In the last thirty days, two women defenders of human rights and women’s rights were subject to judicial harassment by Sudanese authorities for their activism. On March 18, Khadeeja El Deweihi was charged with publishing false news and is awaiting trial for sharing her concerns regarding the health situation in Sudan on Facebook. On April 1, Radio Dabanga reported that Waad Bahjat, a blogger and women’s rights activist, received a sentence of six months in prison with a fine of SDG 10,000 for her activism. The judge on the case suspended Bahjat’s prison sentence and placed her under probation. These women are being prosecuted under unjust laws in an unjust criminal justice system that quashes important activism for human rights and women’s rights.
In the case of Bahjat, the Khartoum criminal court charged her for defamation, insulting a public servant, publishing false news, and public nuisance under the 1991 Criminal Act, a legal code embedded with rampant violations of human rights and women’s rights. She was also accused of attacking a police officer and a SAF officer. The incident in question occurred on November 2, 2020 when Bahjat noticed that women were being abused and harassed by soldiers in a queue designated for women at a fuel station. Later, Bahjat shared a Facebook Live video in which she discussed the incident and the discriminatory treatment against women. Bahjat was arrested and detained for sharing this Facebook Live. While in police custody, she was subjected to threats and physical harm, sustaining cuts and bruises on her body. Bahjat pleaded not guilty to the crimes and asserted that police officers used force against her; however, she was found guilty of public nuisance and the use of criminal force. She was released after her hearing under probation.
El Deweihi was summoned to appear before court in November of last year under the Cybercrimes Act for circulating “false news,” after posting on Facebook in May of 2020 about the health situation in Sudan. Since the Act’s inception in 2018, Sudanese authorities have baselessly used the legislation to exploit and target human rights defenders and online critics of the government. El Deweihi was charged on March 18th 2021 and her case was referred by the Prosecutor in charge of cybercrimes to court for a trial.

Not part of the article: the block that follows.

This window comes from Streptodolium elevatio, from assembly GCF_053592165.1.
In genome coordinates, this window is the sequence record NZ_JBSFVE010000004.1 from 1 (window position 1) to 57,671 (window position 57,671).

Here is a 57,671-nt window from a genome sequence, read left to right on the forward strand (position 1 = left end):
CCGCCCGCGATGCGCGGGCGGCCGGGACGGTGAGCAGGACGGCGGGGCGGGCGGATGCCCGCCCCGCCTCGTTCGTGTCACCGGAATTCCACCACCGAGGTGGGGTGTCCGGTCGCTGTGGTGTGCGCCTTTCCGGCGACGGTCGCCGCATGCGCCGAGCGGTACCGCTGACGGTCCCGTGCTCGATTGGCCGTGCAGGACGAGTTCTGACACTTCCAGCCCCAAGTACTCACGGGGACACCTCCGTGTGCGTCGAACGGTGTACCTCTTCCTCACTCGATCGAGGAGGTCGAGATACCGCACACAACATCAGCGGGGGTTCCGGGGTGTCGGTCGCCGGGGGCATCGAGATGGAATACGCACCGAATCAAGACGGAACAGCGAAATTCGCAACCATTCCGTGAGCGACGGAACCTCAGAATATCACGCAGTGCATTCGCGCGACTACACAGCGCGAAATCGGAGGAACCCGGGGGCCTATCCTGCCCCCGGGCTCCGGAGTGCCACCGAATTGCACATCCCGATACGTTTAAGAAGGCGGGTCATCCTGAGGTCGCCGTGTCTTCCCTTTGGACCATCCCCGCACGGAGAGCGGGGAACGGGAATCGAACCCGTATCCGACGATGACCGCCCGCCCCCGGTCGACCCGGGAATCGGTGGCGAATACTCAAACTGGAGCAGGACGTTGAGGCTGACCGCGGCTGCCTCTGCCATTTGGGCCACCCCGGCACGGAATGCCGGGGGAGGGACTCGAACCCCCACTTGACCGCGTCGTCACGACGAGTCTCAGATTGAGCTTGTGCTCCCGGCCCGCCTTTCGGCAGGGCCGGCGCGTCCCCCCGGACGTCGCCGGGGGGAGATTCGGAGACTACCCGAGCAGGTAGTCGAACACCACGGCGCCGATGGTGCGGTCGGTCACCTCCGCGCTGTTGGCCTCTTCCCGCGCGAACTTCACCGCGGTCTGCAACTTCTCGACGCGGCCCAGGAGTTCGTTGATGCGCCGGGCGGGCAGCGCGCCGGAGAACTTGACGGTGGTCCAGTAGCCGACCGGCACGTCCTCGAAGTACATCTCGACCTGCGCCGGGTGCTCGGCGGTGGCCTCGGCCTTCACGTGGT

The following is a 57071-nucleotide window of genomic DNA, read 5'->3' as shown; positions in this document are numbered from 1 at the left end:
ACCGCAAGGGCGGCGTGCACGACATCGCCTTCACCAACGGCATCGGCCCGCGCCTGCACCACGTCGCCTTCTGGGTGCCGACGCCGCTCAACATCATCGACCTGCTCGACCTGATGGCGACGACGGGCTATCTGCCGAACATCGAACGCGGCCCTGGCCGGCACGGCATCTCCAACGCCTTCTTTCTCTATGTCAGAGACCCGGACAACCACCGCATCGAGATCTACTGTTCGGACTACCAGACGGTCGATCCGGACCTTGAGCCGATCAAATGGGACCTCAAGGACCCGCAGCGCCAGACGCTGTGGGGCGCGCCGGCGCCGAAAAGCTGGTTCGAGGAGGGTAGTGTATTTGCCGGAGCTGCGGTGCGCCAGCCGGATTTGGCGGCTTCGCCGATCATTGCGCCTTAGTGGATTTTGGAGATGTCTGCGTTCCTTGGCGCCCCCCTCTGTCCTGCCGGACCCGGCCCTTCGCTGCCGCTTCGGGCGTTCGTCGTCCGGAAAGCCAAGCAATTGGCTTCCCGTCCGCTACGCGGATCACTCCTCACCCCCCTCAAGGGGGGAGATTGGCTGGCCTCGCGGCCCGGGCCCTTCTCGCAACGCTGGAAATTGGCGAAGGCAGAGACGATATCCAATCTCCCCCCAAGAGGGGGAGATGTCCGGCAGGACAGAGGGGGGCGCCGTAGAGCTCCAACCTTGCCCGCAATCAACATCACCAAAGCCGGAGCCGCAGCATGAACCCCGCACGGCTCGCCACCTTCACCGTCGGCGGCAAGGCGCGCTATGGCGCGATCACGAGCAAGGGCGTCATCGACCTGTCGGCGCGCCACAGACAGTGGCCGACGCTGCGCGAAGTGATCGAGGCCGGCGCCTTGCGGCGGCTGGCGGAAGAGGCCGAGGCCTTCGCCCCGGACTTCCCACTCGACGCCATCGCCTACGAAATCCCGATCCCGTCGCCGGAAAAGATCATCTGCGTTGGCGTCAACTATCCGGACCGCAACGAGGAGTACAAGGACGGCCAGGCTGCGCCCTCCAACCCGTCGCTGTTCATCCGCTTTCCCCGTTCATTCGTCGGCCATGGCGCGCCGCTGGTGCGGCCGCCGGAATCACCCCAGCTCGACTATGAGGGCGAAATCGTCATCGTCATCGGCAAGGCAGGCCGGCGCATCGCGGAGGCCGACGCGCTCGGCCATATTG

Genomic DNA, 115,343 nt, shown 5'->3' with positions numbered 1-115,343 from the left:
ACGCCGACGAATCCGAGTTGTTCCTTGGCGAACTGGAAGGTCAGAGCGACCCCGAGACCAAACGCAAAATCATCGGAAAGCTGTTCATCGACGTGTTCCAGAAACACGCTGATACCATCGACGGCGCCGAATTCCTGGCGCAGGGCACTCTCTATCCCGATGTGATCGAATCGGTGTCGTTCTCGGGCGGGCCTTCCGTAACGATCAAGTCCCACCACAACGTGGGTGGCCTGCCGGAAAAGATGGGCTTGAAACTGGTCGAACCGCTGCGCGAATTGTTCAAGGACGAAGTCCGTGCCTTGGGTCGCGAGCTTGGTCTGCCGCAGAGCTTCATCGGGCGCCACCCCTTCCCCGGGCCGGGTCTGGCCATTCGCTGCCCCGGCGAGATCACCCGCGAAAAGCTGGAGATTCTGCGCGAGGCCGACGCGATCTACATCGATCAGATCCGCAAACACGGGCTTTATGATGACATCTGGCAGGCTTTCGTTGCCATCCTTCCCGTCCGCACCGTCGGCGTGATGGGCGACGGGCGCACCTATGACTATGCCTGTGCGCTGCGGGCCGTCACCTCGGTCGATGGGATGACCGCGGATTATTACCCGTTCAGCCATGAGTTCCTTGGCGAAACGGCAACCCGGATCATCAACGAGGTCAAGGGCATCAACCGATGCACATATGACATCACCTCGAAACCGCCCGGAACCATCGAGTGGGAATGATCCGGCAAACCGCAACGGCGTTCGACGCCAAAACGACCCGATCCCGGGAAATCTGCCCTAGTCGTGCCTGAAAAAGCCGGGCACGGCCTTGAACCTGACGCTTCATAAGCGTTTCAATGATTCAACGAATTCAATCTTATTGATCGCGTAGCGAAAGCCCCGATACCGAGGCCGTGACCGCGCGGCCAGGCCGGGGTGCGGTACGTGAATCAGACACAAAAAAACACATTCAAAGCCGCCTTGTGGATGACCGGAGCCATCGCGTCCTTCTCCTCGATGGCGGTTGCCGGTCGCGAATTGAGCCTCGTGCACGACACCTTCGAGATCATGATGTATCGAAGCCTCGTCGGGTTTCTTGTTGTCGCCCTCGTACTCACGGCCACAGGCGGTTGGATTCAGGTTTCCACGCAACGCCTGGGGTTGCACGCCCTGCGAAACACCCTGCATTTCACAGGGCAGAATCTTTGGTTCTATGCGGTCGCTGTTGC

The initial sentencing and ensuing probation of Bahjat and El Deweihi are unjust and a clear violation of not only their rights under the 2019 constitution but also of their basic human rights. Article 9 of the Universal Declaration of Human Rights stipulates that no one shall be subject to arbitrary arrest, detention, or exile. Article 19 stipulates that everyone has the right to freedom of opinion and expression, including the right to hold opinions without interference and the right to receive and impart information and ideas through any media. In the imprisonment, treatment, and sentencing of both Bahjat and El Deweihi, it is clear that both of these basic human rights have been violated as they were arbitrarily arrested for exercising their freedom of expression.
The Darfur Women Action Group (DWAG) condemns the judicial harassment and sentencing of both Bahjat and El Deweihi. The abuse of the criminal justice system to harass and quash freedom of opinion and expression is a clear violation of basic human rights. These acts demonstrate that Sudan continues to violate the human rights of its population and particularly women. It also represents the hypocrisy that continues to emanate from the transitional government and their failure to put democracy into practice in Sudan. DWAG calls upon the transitional government to honor its commitments to the people of Sudan by guaranteeing its citizens the rights they have been afforded by the new constitution.
DWAG stands in solidarity with Bahjat, El Deweihi, and all women’s rights and human rights activists that fight for their rights and the rights of their communities. We must ensure the freedom and safety for women activists around the world and in Sudan in particular. Female activists produce change in the world around them not only for women but their communities at large. Empowering and protecting female activists is of utmost importance because they, ultimately, are the ones that are transforming the world into a more equal, free, and peaceful place.